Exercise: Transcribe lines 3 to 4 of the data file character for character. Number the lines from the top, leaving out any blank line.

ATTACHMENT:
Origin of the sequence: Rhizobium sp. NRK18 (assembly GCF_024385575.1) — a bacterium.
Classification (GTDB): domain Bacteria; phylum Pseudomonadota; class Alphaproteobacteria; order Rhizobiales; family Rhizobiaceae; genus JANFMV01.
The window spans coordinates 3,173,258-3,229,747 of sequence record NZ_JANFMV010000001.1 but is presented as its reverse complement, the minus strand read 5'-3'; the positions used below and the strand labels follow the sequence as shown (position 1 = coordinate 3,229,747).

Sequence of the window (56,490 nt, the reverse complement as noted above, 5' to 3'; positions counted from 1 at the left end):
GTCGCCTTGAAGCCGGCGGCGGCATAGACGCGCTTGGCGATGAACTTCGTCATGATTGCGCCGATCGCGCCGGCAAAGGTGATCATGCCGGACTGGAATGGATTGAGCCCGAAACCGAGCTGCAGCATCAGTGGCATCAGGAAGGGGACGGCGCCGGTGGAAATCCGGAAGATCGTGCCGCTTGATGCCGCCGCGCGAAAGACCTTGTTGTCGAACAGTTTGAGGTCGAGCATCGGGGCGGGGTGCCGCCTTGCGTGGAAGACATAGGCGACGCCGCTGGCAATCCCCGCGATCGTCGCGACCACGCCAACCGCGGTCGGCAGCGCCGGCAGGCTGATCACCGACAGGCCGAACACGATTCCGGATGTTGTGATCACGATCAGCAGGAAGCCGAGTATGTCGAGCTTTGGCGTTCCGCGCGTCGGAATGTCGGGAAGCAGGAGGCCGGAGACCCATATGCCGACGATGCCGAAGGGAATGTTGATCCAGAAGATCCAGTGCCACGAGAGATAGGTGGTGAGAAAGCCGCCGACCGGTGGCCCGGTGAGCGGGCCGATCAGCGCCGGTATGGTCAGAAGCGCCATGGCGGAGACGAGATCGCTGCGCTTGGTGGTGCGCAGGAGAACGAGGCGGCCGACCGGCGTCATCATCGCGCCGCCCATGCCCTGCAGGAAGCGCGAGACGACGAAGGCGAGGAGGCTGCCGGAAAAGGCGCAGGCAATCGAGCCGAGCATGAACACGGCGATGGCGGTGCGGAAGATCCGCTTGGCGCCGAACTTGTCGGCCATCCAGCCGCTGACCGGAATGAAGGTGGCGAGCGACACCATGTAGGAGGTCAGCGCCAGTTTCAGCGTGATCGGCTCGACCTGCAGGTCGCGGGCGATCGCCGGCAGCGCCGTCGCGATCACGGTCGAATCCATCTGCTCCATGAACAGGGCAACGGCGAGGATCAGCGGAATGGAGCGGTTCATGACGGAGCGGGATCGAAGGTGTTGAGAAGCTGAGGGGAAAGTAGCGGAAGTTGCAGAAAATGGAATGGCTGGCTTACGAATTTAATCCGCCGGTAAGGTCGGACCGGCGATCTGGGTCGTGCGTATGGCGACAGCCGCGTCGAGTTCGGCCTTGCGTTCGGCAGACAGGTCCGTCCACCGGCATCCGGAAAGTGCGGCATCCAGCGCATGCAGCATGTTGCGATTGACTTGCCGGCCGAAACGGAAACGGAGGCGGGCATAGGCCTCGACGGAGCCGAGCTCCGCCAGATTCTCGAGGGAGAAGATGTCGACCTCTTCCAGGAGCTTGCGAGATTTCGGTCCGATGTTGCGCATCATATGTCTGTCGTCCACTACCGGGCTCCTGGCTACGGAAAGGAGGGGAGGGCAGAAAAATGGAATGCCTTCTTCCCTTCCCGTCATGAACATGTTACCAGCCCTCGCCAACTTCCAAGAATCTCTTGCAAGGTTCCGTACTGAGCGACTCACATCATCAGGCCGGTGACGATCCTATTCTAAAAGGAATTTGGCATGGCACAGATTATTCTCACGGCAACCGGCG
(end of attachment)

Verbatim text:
The window spans coordinates 3,173,258-3,229,747 of sequence record NZ_JANFMV010000001.1 but is presented as its reverse complement, the minus strand read 5'-3'; the positions used below and the strand labels follow the sequence as shown (position 1 = coordinate 3,229,747).

Sequence of the window (56,490 nt, the reverse complement as noted above, 5' to 3'; positions counted from 1 at the left end):